Adaptive robust optimization
Author: Woo Soo Choe (ChE 345 Spring 2015)
Steward: Dajun Yue, Fengqi You
Traditionally, robust optimization has solved problems based on static decisions which are predetermined by the decision makers. Once the decisions were made, the problem was solved and whenever a new uncertainty was realized, the uncertainty was incorporated to the original problem and the entire problem was solved again to account for the uncertainty. Generally, robust optimization problem is formulated as follows.
As an example problem which implements the previously covered methodology a warehouse and resource application problem is used.
Also, the data of the problem are given as such.
Furthermore, the variables of the problem are defined as follows
In this example, the problem is seen in multiple different approaches. In general, the location of the factories and the warehouses and the maximum capacities are the first-stage decision variables because the first-stage decisions must be made before the uncertainties are taken into account.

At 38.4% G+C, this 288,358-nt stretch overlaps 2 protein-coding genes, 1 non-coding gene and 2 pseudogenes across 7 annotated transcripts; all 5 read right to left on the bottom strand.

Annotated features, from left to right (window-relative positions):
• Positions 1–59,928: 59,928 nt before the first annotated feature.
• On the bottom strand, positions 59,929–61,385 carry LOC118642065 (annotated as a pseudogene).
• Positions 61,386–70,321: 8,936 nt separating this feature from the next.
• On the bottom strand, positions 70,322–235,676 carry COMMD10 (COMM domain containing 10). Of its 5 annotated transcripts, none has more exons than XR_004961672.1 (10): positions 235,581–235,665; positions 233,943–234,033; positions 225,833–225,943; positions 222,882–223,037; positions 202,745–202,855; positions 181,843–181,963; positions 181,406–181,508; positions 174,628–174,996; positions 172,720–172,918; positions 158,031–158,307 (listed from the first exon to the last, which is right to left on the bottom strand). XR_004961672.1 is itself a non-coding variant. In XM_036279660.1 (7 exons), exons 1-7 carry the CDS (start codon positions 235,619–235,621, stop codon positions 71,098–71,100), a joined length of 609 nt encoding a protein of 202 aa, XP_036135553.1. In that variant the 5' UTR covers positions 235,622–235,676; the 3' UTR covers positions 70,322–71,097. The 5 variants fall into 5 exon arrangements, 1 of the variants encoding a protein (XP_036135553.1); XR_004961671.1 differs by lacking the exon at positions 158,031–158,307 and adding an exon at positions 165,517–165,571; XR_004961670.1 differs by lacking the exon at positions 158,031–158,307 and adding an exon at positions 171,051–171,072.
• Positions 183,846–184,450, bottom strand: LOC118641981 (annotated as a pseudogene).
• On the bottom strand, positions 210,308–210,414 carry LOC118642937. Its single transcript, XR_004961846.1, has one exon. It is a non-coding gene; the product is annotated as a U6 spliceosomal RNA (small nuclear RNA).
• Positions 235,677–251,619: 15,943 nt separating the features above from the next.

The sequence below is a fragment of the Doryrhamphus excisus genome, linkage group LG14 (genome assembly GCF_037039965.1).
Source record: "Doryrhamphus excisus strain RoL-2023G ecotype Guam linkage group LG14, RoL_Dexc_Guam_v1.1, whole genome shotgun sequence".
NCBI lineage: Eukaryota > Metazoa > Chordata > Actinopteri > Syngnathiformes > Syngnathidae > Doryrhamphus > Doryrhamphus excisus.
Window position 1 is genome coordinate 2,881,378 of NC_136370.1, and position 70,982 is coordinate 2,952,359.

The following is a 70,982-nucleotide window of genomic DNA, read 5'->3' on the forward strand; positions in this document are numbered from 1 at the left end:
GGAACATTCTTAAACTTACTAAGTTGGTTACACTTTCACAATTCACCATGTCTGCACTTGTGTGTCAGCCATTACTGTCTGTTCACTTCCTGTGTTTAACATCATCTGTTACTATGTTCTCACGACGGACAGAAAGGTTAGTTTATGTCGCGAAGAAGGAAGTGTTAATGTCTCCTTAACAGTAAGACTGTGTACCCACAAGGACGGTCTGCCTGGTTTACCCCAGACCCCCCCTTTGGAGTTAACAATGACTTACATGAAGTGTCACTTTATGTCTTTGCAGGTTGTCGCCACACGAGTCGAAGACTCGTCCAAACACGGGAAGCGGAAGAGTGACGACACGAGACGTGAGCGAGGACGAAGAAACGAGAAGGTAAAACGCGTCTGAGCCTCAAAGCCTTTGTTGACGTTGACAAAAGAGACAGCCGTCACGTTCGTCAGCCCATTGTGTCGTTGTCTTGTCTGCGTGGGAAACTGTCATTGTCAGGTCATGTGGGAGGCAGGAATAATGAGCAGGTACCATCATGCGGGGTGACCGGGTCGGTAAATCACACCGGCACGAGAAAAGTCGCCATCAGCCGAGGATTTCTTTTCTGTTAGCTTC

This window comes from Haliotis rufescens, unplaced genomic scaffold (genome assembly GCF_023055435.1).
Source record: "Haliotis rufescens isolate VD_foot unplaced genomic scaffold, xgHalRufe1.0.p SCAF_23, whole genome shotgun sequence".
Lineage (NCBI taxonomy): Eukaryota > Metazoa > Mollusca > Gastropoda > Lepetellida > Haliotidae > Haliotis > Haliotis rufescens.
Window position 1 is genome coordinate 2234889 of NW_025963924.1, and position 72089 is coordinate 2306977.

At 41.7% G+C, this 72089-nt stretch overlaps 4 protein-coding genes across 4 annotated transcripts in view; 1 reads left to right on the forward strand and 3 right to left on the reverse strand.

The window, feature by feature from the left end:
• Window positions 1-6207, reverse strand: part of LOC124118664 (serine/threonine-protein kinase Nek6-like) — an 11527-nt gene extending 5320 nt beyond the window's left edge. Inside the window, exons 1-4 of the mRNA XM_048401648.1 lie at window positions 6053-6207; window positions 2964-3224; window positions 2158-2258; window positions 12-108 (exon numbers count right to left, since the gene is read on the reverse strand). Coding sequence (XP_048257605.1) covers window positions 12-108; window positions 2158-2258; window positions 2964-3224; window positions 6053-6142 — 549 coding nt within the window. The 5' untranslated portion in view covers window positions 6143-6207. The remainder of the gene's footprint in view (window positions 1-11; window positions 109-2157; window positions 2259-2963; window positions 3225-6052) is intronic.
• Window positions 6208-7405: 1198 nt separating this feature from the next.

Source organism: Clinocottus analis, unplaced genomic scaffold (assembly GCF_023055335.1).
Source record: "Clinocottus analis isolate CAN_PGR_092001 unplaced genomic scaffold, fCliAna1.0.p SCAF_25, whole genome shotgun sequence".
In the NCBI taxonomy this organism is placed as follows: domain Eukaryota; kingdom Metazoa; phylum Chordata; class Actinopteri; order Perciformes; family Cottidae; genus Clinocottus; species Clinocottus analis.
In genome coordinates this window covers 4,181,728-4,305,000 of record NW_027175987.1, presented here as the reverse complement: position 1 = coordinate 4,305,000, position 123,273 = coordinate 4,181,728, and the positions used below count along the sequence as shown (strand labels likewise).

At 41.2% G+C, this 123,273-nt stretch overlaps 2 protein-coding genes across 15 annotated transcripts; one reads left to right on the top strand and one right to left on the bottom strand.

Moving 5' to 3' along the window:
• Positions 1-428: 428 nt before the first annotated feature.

When the example problem is solved using the algorithm posed in methodology section yields the following result. [[File:
Consequently, the studied algorithm may not always guarantee the reduction of computing power or computing time, but by reducing the number of possible solutions to run, it provides a way for an adaptive robust optimization to cope with a highly complicated problem. Also, this approach has a relevance to the technique's learned in optimization classes. By controlling the scope of the different scenarios to try, further advance in adaptive robust optimization may be possible by making improvement in the already computationally taxing nature of adaptive robust optimization.
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